Study Identifies Variables that Predict Persistent Use of Interpersonal Violence Among Young Adults

Hans Saint-Eloi Cadely, Ph.D. an Assistant Professor in the Department of Human Development and Family Studies at the University of Rhode Island discusses an article below that he recently published along with his colleagues in the Journal of Interpersonal Violence.

Could you describe the aim of the study?

First, we need to understand what intimate partner violence (IPV) consist of. IPV can best be described as psychological (e.g., insulting or threatening to hurt one’s partner), physical, (e.g., grabbing or hitting one’s partner), and/or sexual forms of aggression (e.g., unwanted sexual contact) directed towards one’s romantic partner (Straus, Hamby, Boney-McCoy, & Sugarman, 1996). Previously, among a sample of late adolescents transitioning to young adulthood, we found that such that such behaviors may be expressed in different ways across time.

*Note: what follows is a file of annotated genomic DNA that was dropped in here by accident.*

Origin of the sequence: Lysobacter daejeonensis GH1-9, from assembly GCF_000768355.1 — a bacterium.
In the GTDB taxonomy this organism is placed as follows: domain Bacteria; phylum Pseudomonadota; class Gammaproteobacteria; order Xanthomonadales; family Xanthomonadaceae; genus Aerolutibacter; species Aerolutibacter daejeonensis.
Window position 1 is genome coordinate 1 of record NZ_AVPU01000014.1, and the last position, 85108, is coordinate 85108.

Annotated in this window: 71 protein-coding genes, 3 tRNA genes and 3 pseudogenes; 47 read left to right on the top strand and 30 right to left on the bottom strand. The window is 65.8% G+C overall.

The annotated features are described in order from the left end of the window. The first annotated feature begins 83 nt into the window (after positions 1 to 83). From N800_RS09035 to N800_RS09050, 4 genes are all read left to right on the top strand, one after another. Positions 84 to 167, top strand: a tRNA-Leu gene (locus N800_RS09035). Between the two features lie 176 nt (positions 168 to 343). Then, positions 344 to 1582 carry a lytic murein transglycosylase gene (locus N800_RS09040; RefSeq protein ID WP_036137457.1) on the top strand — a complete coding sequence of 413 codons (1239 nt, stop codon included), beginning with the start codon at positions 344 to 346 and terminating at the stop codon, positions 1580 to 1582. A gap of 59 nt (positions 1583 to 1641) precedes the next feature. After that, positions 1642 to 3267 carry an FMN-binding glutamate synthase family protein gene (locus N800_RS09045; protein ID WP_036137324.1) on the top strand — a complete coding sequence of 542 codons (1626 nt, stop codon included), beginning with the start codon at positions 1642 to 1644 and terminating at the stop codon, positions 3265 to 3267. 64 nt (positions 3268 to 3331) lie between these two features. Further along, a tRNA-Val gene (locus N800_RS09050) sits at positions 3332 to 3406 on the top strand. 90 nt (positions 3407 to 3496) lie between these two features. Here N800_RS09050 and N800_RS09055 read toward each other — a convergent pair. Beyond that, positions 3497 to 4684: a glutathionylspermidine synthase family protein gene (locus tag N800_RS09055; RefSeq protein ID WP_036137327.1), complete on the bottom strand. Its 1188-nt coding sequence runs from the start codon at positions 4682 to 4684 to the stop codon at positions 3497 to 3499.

Specifically, two increasing patterns (i.e., two patterns in which reports of perpetrating IPV increased over time) in addition to a low stable pattern (i.e., a pattern in which participants reported little-to-no perpetration of IPV) were found for psychological IPV, whereas a high stable pattern (i.e., a pattern in which participants reported consistent use of IPV) and a low stable pattern were shown for physical IPV. These findings allowed us to conclude that change in IPV should not be thought of as one average pattern across a population, but rather that such behaviors can change and/or remain stable in multiple ways across a population (Saint-Eloi Cadely et al., 2017).

Therefore, we decided to build on these findings by examining whether these patterns could be predicted by theoretical variables that are influential to the prevalence of dating aggression and IPV among adolescents and young adults. Specifically, we examined whether membership in our identified patterns can be predicted by having witnessed violence in the home (interparental aggression), negative interpretations of social situations (social-information processing), negative perceptions of romantic relationships (relationship insecurities), and change in romantic partners over time (discontinuity in relationship partner).